All photos by Joan Marcus from the 2016 National Touring cast of Roundabout Theatre Company’s CABARET.
[Click any photo to enlarge]
It is the early 1930’s in Berlin and the powerful rise of the Nazi party is not far off. Before the curtain rises on this absolutely stunning revival of the 1998 Roundabout Theatre Company production of Broadway’s 1967 Tony Award-winning, CABARET, the arriving audience finds itself part of the clever illusion of being in the dimly lit backstage of the seedy Kit Kat Club. The performers slowly assemble on stage to warm up while tuning instruments and doing pre-performance stretches. Those will be the last quiet moments before this sensational edition of the classic John Kander & Fred Ebb musical takes off like a rocket at Houston’s Hobby Center with able direction from BT McNicholl.
Guiding the action at the nightclub in the role of the Emcee is Randy Harrison in an electrifying performance that could simply not be topped. He literally owns the stage from the moment he welcomes the audience with the memorable “Willkommen,” to the final shocking twist that comes at show’s end. That opening number, with its fine ensemble of Kit Kat Girls and Kit Kat Boys, immediately sets the standard for the visually and musically splendid night of theatre that will follow as the Emcee leads the merry madness of songs like, “Money,” “Two Ladies,” or the satirical attack on Nazism, “If You Could See Her?” The captivating score makes it easy to understand why, after 50 years, this musical can still pack the house. But the staging here, the perfect casting, the extraordinary dancing and the enormous onstage orchestra of some two-dozen fine musicians (director, Robert Cookman) all combine to approach theatrical perfection. It would be worth the price of admission just to hear this Kit Kat Band in concert. The sexy and raunchy original Rob Marshall choreography of the 1998 revival is skillfully recreated here by Associate Choreographer, Cynthia Onrubia, and her ensemble cast of incredible dancers. Meanwhile, the lighting designs of Peggy Eisenhauer and Mike Baldassari mysteriously illuminate the tacky desperation of this pre-war world, beautifully realized in the set designs of Robert Brill.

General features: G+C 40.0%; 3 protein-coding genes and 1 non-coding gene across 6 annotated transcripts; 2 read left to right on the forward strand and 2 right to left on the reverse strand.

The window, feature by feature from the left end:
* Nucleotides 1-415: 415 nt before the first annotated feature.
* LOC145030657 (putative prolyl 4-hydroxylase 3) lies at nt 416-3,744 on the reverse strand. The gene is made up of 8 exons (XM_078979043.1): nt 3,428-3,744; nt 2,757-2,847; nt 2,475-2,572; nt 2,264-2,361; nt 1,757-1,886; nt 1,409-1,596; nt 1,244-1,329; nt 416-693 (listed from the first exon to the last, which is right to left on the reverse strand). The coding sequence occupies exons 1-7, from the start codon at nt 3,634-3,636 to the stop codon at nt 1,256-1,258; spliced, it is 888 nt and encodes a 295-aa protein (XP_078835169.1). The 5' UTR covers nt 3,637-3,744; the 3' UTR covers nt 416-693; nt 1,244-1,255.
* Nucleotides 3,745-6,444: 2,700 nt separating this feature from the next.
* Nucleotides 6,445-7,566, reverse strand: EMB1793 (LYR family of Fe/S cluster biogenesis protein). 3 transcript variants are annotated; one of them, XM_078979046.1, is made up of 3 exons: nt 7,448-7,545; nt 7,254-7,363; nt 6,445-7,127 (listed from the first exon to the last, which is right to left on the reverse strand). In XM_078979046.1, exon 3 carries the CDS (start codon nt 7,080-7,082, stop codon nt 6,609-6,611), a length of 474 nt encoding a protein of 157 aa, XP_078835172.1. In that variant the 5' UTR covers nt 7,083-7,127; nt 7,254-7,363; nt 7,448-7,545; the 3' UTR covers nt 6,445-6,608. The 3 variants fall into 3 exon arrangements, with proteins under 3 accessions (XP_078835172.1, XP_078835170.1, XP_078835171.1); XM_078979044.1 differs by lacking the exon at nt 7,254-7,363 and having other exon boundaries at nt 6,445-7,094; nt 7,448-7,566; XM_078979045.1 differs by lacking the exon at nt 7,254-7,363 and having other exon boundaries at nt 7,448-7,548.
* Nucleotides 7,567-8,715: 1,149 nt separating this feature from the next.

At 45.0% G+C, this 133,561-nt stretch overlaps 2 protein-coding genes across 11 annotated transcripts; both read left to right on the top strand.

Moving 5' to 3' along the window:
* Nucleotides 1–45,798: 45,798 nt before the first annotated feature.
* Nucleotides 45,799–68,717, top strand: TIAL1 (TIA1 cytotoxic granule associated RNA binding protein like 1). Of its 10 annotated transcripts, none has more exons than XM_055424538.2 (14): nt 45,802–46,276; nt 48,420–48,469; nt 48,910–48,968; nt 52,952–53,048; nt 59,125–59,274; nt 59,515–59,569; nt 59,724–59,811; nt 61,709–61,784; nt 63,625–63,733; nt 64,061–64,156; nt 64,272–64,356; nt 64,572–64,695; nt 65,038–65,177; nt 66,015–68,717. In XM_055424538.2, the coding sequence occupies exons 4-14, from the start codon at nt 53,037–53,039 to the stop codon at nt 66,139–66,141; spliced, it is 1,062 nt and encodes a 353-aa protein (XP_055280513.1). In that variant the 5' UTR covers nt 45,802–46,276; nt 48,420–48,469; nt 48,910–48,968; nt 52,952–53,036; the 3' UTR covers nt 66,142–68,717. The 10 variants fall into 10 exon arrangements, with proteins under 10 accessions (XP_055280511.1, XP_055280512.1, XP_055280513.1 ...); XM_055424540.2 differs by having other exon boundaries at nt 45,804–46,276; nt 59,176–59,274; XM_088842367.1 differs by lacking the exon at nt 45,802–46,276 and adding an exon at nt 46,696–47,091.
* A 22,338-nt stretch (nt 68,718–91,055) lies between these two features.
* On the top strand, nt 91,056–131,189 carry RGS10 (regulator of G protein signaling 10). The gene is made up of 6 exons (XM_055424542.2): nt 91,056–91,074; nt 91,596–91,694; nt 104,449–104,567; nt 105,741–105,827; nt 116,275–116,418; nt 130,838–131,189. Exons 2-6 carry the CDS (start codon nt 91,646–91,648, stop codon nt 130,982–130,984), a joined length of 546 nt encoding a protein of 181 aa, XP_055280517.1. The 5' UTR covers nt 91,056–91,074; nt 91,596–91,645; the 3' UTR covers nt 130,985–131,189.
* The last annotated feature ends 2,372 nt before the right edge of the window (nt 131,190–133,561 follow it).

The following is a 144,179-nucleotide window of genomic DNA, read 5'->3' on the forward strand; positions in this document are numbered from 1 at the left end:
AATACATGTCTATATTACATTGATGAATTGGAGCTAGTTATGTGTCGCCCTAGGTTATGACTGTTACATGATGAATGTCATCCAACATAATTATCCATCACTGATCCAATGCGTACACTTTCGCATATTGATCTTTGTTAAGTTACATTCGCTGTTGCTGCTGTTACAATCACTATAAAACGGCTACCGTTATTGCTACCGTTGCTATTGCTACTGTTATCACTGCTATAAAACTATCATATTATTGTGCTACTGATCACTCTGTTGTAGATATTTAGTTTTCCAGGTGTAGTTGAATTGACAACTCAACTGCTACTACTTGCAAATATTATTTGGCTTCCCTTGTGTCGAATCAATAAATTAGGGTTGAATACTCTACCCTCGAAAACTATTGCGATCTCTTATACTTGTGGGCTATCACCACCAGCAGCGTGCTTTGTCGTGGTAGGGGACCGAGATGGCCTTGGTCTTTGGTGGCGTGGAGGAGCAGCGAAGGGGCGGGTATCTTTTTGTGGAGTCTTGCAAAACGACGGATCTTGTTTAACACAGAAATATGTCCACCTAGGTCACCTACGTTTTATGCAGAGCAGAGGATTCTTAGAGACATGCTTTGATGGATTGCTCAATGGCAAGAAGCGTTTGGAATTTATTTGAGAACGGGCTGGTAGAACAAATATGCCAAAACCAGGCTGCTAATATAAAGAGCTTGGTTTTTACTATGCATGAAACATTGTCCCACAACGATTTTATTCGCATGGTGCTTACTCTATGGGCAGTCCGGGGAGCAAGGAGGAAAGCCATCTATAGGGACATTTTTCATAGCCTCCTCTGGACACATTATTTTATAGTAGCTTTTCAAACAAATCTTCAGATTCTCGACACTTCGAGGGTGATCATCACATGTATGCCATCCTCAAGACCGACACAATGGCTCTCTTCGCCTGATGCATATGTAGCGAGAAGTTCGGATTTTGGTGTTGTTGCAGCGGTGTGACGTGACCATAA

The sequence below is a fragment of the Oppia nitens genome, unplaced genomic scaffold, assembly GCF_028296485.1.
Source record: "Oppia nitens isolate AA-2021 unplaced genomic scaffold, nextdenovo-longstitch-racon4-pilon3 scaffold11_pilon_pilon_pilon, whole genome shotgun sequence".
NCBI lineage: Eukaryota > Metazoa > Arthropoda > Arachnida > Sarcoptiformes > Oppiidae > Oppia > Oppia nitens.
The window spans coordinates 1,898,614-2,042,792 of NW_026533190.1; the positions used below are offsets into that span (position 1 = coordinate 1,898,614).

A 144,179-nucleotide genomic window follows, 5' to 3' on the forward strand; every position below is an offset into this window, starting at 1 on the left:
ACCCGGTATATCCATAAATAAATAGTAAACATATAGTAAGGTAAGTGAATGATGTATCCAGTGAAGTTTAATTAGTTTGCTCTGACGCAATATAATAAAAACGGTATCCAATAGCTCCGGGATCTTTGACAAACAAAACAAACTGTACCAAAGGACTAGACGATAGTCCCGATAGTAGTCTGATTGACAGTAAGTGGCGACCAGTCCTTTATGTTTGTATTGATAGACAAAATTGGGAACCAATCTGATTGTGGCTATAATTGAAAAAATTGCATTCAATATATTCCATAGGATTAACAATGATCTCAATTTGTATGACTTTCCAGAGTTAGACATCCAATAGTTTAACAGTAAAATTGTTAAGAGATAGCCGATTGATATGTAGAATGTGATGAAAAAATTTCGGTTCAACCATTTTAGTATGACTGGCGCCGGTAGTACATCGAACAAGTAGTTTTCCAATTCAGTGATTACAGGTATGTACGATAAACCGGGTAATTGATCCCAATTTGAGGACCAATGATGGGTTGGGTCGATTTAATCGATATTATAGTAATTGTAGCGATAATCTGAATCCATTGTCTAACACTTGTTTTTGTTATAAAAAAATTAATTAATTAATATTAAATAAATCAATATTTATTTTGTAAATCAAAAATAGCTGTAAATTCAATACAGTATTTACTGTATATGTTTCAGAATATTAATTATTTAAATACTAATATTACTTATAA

Central to the story is the character of the nightclub’s struggling star, Sally Bowles, beautifully performed by lovely and velvet-voiced Andrea Goss, looking a bit like a cute cross between Clara Bow and Betty Boop. Her performances of the title song and the tender, “Maybe This Time,” are sensational. Sally soon finds romance with handsome American writer, Cliff Bradshaw (Lee Aaron Rosen), who has come to Berlin to work on his novel and is helped in finding an apartment by a suspicious Nazi sympathizer named Ernst Ludwig (Ned Noyes). Rosen has a deep, rich voice for both dialogue and song that is well-displayed in his fine duet of “Perfectly Marvelous” with Miss Goss.
Also marvelous is the sweet relationship that develops between Cliff’s cautious landlady, Fräulein Schneider (Shannon Cochran), and a local Jewish fruit merchant, Herr Schultz (an affectionate portrayal by Mark Nelson). In spite of numerous amusing interruptions from a woman of ill repute living in Schneider’s apartment building (Alison Ewing as the comical Fräulein Kost), Schneider and Schultz have an innocent and darling love affair that is beautifully captured in tender songs like, “It Couldn’t Please Me More,” and “Married.” Alas, the rising tide of Nazi anti-Semitism puts that relationship at risk as Miss Cochran sings the chilling, “What Would You Do?” Chilling as well, at the close of Act One, is the full company’s frenzied and anthem-like, “Tomorrow Belongs to Me,” led by Fräulein Kost and Ernst Ludwig.
Cliff sizes up this time in Berlin very well when he remarks, “It’s all tawdry and terrible, and everyone’s having a wonderful time.” But the audience knows this era in Germany does not end well, even as the Emcee declares, “Life is disappointing, but we have no troubles here!”